They are plants of the open prairie - these members of a dramatic and magnificent family, the Liatris. In manner of growth and in color and size, the Liatris clan is unique in the world of bright prairie flowers.
Liatris pycnostachya Michx.
July - August Prairie roadsides.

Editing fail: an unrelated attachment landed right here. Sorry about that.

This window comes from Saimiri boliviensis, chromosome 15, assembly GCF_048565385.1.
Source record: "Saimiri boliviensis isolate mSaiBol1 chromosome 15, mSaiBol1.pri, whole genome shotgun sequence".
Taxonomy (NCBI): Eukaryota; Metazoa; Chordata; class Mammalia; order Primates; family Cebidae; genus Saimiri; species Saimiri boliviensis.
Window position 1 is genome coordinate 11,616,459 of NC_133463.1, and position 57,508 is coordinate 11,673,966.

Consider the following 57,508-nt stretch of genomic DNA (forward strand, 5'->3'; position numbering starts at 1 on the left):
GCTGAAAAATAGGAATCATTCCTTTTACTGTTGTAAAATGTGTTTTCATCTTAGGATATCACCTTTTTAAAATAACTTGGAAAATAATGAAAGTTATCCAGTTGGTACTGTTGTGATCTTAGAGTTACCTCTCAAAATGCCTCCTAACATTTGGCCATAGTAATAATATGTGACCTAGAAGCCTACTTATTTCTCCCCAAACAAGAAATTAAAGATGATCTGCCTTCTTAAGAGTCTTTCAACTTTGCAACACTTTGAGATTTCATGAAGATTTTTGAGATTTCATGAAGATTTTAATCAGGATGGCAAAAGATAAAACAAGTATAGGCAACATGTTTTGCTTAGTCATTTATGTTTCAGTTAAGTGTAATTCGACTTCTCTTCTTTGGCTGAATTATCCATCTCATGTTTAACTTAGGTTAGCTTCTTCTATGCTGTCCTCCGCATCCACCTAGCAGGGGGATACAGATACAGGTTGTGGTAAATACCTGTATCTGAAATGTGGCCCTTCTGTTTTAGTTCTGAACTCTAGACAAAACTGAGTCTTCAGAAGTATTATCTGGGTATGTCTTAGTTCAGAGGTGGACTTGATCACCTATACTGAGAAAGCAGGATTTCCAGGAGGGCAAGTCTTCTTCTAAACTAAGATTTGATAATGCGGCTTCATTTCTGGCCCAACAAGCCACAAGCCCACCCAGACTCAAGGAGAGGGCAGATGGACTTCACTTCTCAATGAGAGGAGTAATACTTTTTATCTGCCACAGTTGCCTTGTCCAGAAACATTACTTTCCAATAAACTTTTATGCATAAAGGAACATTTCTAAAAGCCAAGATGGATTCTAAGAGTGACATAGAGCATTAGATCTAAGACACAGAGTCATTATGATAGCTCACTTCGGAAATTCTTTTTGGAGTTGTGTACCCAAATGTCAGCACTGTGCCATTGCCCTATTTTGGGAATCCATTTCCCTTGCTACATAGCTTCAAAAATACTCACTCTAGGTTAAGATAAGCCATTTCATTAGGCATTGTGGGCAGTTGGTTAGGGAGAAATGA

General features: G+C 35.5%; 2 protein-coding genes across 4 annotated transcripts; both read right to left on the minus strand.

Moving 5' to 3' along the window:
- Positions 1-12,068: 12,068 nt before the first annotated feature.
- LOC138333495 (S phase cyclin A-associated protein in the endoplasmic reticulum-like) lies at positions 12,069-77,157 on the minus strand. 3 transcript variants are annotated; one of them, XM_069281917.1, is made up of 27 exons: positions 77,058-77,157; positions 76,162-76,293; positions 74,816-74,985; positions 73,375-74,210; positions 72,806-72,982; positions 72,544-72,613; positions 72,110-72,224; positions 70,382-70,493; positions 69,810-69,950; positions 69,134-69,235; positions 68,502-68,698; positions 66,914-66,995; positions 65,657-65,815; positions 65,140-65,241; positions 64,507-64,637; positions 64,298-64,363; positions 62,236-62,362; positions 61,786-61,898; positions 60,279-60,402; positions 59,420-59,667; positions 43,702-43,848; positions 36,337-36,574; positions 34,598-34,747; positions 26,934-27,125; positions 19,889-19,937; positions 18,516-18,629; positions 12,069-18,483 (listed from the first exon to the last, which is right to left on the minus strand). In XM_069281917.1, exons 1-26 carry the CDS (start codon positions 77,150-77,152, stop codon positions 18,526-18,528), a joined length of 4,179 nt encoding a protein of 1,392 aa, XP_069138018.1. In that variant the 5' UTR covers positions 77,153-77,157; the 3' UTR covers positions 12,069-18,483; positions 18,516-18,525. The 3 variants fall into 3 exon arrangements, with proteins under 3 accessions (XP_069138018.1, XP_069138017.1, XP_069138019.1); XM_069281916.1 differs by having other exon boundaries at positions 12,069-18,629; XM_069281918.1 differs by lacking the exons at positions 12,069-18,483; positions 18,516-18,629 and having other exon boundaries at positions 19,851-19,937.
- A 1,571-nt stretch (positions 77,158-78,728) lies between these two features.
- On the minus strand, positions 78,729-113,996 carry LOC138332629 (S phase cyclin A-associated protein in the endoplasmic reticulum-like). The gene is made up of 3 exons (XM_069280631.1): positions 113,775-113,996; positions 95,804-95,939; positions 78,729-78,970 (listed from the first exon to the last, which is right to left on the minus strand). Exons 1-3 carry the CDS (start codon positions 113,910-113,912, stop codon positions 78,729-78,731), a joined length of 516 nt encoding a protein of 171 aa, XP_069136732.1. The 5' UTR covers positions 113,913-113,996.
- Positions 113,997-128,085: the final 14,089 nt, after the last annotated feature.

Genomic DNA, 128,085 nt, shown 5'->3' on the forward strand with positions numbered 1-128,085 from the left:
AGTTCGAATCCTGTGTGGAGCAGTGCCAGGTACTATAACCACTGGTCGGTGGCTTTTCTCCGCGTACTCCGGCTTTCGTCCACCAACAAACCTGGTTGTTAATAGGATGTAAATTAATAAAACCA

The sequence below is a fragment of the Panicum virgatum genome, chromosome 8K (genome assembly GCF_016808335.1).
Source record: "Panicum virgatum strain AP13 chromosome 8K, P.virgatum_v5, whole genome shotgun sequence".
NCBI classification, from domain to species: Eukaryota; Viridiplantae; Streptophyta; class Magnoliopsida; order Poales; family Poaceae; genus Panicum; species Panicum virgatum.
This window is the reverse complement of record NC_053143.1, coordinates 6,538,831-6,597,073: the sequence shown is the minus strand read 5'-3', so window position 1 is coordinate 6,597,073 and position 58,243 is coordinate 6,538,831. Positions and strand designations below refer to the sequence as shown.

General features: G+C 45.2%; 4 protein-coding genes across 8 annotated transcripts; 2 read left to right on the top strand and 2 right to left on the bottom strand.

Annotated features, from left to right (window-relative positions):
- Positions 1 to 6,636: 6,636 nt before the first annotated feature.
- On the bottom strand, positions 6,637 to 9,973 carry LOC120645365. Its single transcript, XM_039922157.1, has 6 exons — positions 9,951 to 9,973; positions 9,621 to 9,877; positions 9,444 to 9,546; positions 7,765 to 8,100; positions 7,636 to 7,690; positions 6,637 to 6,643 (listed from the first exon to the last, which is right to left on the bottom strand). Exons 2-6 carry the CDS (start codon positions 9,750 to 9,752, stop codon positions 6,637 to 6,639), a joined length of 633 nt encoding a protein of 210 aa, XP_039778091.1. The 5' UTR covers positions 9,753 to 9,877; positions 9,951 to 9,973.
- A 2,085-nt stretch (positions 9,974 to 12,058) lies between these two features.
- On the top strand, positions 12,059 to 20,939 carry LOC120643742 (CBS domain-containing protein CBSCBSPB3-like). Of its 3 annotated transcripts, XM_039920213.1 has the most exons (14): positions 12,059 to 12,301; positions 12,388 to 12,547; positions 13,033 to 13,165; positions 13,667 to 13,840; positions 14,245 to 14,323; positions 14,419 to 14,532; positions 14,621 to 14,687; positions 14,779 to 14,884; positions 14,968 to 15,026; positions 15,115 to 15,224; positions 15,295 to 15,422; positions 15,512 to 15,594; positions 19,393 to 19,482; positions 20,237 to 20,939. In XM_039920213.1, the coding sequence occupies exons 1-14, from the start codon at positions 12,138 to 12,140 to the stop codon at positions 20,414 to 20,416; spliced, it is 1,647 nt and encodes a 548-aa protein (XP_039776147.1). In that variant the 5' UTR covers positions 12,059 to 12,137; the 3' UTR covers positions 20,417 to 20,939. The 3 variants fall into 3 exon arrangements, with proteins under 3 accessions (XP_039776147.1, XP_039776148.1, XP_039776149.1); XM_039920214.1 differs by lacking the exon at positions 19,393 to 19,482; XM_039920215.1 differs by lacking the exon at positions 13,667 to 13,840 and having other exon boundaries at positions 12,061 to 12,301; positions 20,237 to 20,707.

Gayfeather is a Composite, closely related to the bonesets and thor-oughworts, which thrives in the blazing sunshine and dry soil of open country along railroads and highways, and on open, dry clay ridges. Here in August stand up the exclamation marks of the gayfeather, which is one of the most splendid plants to be found on the Illinois prairie. It grows in a long, unbranching wand which often stands four or five feet tall. Perhaps two-thirds of its resilient stalk is closely set with spirals of short, narrow leaves. The remainder of the stem is a thickly set club of bright, rose-purple, starry blossoms. When they are in bloom, they present a "cattail" of rose-purple flowers which are fuzzy with the extended white stamens and pistils. For a time the entire stalk is in bloom at once; then the lower flowers begin to fade as the upper buds continue to blossom. There are at least six species of gayfeather and blazing star in Illinois. All arc very similar in habit and color, and most have a wide range from north to south through the state. They are most frequently found with the drifts of early goldenrod and tick trefoil, with ironweed and prairie sunflowers, there where the grey spermophile has its burrow and the nest of the yellowthroat down in the drying grass is empty now of eggs and young.